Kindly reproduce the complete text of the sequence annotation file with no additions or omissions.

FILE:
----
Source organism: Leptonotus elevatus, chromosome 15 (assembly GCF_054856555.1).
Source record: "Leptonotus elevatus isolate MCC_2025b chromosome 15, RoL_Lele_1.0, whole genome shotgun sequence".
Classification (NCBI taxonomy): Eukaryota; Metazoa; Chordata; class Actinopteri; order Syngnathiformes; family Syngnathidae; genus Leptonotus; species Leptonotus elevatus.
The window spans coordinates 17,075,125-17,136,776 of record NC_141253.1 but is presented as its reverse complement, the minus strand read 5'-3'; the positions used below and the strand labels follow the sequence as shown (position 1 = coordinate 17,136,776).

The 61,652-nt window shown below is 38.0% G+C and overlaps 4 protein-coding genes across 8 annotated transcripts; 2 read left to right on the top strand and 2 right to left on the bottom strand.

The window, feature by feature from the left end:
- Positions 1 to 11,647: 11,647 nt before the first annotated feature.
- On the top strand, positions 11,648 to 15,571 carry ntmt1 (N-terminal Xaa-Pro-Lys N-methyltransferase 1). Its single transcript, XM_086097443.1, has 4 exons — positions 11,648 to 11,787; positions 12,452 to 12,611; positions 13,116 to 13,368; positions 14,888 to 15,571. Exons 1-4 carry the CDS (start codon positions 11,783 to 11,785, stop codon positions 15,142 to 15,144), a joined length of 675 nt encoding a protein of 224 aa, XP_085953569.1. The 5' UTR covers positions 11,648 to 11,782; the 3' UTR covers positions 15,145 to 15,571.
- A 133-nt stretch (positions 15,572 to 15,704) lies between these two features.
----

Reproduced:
Source organism: Leptonotus elevatus, chromosome 15 (assembly GCF_054856555.1).
Source record: "Leptonotus elevatus isolate MCC_2025b chromosome 15, RoL_Lele_1.0, whole genome shotgun sequence".
Classification (NCBI taxonomy): Eukaryota; Metazoa; Chordata; class Actinopteri; order Syngnathiformes; family Syngnathidae; genus Leptonotus; species Leptonotus elevatus.
The window spans coordinates 17,075,125-17,136,776 of record NC_141253.1 but is presented as its reverse complement, the minus strand read 5'-3'; the positions used below and the strand labels follow the sequence as shown (position 1 = coordinate 17,136,776).

The 61,652-nt window shown below is 38.0% G+C and overlaps 4 protein-coding genes across 8 annotated transcripts; 2 read left to right on the top strand and 2 right to left on the bottom strand.

The window, feature by feature from the left end:
- Positions 1 to 11,647: 11,647 nt before the first annotated feature.
- On the top strand, positions 11,648 to 15,571 carry ntmt1 (N-terminal Xaa-Pro-Lys N-methyltransferase 1). Its single transcript, XM_086097443.1, has 4 exons — positions 11,648 to 11,787; positions 12,452 to 12,611; positions 13,116 to 13,368; positions 14,888 to 15,571. Exons 1-4 carry the CDS (start codon positions 11,783 to 11,785, stop codon positions 15,142 to 15,144), a joined length of 675 nt encoding a protein of 224 aa, XP_085953569.1. The 5' UTR covers positions 11,648 to 11,782; the 3' UTR covers positions 15,145 to 15,571.
- A 133-nt stretch (positions 15,572 to 15,704) lies between these two features.